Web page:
After 14 years of research and work, the world’s first hepatitis E vaccine is now available in China, with plans to introduce it to international markets in the future, according to a Xinhua news report Oct. 27.
The vaccine called Hecolin, was developed by Xiamen University and Xiamen Innovax Biotech Co. Ltd. and received approval by China’s State Food and Drug Administration (SFDA) in December 2011.
According to the company’s website, the Recombinant Hepatitis E Vaccine (Escherichia Coli) is suitable for susceptible population aged 16 and above. It is recommended for individuals exposed to high risk of hepatitis E virus infection, such as those engaged in animal husbandry, those engaged in catering, students, officers and soldiers, women of childbearing age, travelers to endemic areas, etc.
The vaccine hit the market after a two-year clinical trial involving 113,000 volunteers in east China’s Jiangsu Province.
A Nature.com report today says Hecolin cost about 500 million renminbi (US$80 million) to develop, much of which came from the Chinese government through the university. The vaccine will be sold to distributors in China at a cost of 110 renminbi ($18) per dose, and the company expects it to reach sales of 62 million renminbi in 2013.
The World Health Organization (WHO) says every year there are 20 million hepatitis E infections, over three million acute cases of hepatitis E, and 70,000 hepatitis E-related deaths.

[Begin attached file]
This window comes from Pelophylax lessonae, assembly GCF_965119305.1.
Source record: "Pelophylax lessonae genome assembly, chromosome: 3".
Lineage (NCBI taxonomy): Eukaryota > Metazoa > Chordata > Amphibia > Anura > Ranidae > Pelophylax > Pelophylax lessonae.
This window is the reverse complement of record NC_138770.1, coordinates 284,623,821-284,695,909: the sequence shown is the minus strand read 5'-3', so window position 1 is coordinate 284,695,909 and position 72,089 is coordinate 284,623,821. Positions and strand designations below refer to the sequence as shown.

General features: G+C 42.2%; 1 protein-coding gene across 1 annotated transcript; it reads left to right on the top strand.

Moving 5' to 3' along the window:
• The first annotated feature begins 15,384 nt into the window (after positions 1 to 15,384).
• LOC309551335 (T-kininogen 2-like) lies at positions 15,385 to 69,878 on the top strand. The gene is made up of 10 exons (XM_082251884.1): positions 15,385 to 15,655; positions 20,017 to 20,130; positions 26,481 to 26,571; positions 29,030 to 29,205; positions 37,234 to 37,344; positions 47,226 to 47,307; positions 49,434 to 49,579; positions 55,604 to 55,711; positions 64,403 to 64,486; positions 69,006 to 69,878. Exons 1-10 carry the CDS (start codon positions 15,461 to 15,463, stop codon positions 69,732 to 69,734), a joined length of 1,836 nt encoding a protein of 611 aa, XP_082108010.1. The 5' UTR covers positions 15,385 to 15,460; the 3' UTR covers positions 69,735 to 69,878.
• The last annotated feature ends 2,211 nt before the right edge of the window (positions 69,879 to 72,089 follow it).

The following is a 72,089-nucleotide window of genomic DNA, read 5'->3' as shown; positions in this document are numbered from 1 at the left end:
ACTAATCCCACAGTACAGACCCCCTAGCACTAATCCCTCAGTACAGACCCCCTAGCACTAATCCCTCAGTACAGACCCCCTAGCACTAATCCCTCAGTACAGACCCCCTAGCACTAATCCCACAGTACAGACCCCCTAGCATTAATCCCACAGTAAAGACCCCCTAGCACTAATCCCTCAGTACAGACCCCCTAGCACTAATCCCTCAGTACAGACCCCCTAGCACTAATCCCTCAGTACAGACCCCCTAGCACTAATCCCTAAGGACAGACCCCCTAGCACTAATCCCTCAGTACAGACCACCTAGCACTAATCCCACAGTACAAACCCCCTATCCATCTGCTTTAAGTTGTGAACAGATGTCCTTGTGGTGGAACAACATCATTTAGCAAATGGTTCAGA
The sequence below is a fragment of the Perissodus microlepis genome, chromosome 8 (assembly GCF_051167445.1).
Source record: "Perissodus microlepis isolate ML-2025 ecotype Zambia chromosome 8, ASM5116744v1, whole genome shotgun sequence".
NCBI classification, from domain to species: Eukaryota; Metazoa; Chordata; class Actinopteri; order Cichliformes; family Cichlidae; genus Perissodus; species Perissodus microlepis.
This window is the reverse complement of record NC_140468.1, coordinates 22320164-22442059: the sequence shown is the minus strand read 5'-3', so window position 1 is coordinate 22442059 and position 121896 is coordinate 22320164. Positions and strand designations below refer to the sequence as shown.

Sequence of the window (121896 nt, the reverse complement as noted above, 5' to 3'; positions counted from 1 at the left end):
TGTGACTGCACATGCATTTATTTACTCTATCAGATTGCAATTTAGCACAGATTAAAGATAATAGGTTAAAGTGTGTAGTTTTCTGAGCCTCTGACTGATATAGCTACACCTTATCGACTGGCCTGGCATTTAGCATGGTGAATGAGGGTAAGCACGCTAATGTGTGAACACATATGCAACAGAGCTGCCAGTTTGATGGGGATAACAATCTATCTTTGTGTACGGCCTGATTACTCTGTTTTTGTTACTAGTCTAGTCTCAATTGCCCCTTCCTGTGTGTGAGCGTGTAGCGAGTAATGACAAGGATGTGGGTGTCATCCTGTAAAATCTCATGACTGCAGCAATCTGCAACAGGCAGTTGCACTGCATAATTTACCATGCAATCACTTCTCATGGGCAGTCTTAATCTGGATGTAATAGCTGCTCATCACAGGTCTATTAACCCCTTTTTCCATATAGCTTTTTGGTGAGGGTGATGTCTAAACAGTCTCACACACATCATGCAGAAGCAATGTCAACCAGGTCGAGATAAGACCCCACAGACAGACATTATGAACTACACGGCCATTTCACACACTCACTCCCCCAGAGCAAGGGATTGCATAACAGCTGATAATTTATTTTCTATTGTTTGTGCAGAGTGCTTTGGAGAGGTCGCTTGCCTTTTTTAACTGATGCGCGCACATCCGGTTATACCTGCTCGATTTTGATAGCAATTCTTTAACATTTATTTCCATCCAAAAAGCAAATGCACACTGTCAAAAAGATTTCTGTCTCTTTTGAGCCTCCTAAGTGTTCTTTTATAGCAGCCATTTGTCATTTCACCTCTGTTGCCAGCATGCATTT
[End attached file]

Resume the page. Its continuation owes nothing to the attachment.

The highest numbers of persons in a population who test positive for hepatitis E are observed in regions where low standards of sanitation increase the risk for transmission of the virus. Over 60% of all hepatitis E infections and 65% of all hepatitis E deaths occur in East and South Asia, where seroprevalence rates of 25% are common in some age groups. In Egypt, half the population aged above five years is serologically positive for the hepatitis E virus.
The hepatitis E virus is transmitted mainly through the fecal-oral route due to fecal contamination of drinking water. However, people can also contract the virus through contaminated food, transmission from animals to humans, blood transfusions and from pregnant women to their newborn.
Hepatitis E is usually self-limiting but may develop into fulminant hepatitis (acute liver failure).
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